In Processing


I’ve often said “There are only two processes to winemaking. Flavours are created in the vineyard and extracted in the winery. The rest is only details”.

Every time someone speaks of a great new winemaking process such as cold maceration or délestage, it’s time to ask yourself “Is this consistent with the style of wine I want to make?” Will this improve my process or handicap it? Will this create a greater risk of something going wrong? Break the process down into its individual elements and consider the effect of each element on flavour development. For example, a prefermentation cold soak selectively extracts water soluble compounds whereas extended post fermentation contact selectively extracts alcohol soluble components. The influence of aeration is affected by the stage at which it occurs. An early aeration can oxidize tannins and diminish their solubility whereas later stage aeration will diminish tannin astringency but may contribute to bitterness.

In some ways there is less flexibility during white grape extraction, so winemaking is more affected by grape flavours. If you wish to suppress flavour extraction, for example when working with over ripe grapes whose cellular structure has begun to break down, then you may resort to a whole cluster press. This occurs when making the typical big alcoholic Chardonnays that are left to hang until the berry begins to become flaccid. If the typical destemming were used, then tannin extraction would be a problem. This style of winemaking typically occurs at an elevated pH and runs the risk of developing bitterness in the presence of higher tannin extraction. Whole cluster pressing is also used when making a sparkling cuvée. The first, gentle press will have very little tannin extraction and is considered to be the premium part of the cuvée. Each subsequent pressing will have higher tannin content and should be kept separate, and perhaps treated with isinglass or gelatin to precipitate the tannins.

 When working with aromatic grape varieties the strategy is completely different. In this case the objective is usually to maximize flavour extraction. There is a hierarchy of aggressiveness that can be used. The most common technique is to simply run the berries through a destemmer and then press. The aggressiveness of pressing and the thoroughness of crushed berries affect the level of extraction. Flavour extraction is also affected by berry pH and sulfite. A more aggressive extraction can be carried out by using cold maceration prior to pressing. A convenient timing for cold maceration is to destem and crush in the afternoon and press the next morning. Again, the amount of air contact and presence of sulfite affect flavour. If tannin extraction is expected to be a problem, then a small amount of gelatin or isinglass can be dispensed into the crushed berries after destemming. An even more aggressive extraction of white berries can be made by adding pectinase during maceration. In this case it is highly recommended that gelatine or isinglass be added during the maceration. Tannins will tie up pectinase and inactivate it.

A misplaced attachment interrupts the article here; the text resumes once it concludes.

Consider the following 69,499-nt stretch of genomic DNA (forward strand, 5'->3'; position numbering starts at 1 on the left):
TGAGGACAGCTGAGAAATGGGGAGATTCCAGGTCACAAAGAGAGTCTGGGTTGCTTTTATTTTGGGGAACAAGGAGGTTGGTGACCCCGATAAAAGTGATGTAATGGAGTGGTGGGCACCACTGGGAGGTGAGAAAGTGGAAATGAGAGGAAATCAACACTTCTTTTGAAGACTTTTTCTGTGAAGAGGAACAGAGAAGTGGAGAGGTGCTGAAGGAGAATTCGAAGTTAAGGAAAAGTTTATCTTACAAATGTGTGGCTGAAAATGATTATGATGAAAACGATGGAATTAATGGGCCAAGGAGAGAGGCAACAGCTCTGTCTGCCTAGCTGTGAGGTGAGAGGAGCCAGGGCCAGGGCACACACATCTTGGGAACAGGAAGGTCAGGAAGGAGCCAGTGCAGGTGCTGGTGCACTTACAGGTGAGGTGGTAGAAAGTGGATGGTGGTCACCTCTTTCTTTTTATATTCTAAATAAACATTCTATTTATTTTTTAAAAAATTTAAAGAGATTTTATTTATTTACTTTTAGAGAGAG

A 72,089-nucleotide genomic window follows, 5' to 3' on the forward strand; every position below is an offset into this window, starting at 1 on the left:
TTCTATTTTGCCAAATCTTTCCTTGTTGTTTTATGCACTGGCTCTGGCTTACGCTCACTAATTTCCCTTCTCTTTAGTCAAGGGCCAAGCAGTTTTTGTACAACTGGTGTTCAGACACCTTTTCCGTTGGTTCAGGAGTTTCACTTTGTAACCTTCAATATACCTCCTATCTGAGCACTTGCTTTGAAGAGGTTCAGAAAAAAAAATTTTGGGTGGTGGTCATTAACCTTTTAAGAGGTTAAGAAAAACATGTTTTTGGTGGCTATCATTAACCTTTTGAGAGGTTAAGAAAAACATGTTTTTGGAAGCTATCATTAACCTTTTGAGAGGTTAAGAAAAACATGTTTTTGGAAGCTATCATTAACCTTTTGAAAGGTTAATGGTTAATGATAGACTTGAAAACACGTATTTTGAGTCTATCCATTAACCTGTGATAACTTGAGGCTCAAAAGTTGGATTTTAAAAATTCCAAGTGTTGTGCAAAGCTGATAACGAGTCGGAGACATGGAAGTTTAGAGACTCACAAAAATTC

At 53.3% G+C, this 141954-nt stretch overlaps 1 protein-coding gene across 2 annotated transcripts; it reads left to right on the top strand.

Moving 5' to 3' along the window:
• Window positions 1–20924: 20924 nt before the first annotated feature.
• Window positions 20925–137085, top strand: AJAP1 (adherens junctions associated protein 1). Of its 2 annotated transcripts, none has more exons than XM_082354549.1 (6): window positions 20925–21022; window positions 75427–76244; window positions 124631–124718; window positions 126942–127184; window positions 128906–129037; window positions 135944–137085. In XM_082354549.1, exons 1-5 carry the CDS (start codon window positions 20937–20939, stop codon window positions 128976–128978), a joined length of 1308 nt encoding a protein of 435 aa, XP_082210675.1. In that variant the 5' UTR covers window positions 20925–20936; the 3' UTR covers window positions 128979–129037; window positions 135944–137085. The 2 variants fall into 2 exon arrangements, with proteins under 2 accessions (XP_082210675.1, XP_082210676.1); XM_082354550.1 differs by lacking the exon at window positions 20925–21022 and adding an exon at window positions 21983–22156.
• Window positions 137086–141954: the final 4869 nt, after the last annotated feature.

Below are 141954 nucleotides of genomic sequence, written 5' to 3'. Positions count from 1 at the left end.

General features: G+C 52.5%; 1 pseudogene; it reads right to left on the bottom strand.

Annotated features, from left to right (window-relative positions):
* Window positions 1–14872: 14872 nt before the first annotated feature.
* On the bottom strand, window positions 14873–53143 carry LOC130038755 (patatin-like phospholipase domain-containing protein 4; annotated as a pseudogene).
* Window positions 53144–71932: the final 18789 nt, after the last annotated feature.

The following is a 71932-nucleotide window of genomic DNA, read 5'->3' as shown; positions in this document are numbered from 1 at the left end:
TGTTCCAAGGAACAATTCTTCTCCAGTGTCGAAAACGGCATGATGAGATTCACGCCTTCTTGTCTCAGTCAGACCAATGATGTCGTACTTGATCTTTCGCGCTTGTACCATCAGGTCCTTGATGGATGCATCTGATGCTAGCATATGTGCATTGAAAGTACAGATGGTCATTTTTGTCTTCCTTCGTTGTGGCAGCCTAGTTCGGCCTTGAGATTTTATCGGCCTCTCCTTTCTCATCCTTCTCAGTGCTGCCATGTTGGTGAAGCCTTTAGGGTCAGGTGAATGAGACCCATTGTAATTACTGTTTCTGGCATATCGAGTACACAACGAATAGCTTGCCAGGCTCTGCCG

With aromatic varieties much of the aroma is often present as non volatile terpenes. These compounds can only be detected by the nose after they are converted to the volatile form. Many yeast contain a beta glucosidase that can carry out this reaction, but if you’re wanting more aroma, you can buy the pure enzyme preparation from suppliers.

The way in which you extract berries can also affect the stability of the resultant wine and its eventual sulfite requirement. Pre fermentation oxygen contact causes browning, especially noticeable in white wines. This results in wine that has a lower bound sulfite and is more heat stable without treatment. The down side is that you may also diminish varietal character if your oxidation is too aggressive.

I haven’t touched on the ways in which a vineyard can be manipulated to develop flavours nor have I suggested ways of blending different varieties. I’ve heard it said that if an identical batch of grapes were split among a dozen winemakers, they would still produce a dozen different wines. Even winemakers with the same training eventually develop a preferred pattern that results in recognizable differences. The potential process variations are essentially infinite. Every time the winemaker touches the process he leaves his fingerprint.

 Gary Strachan is an expert consultant and planner for the grape and wine industry. He can be reached at

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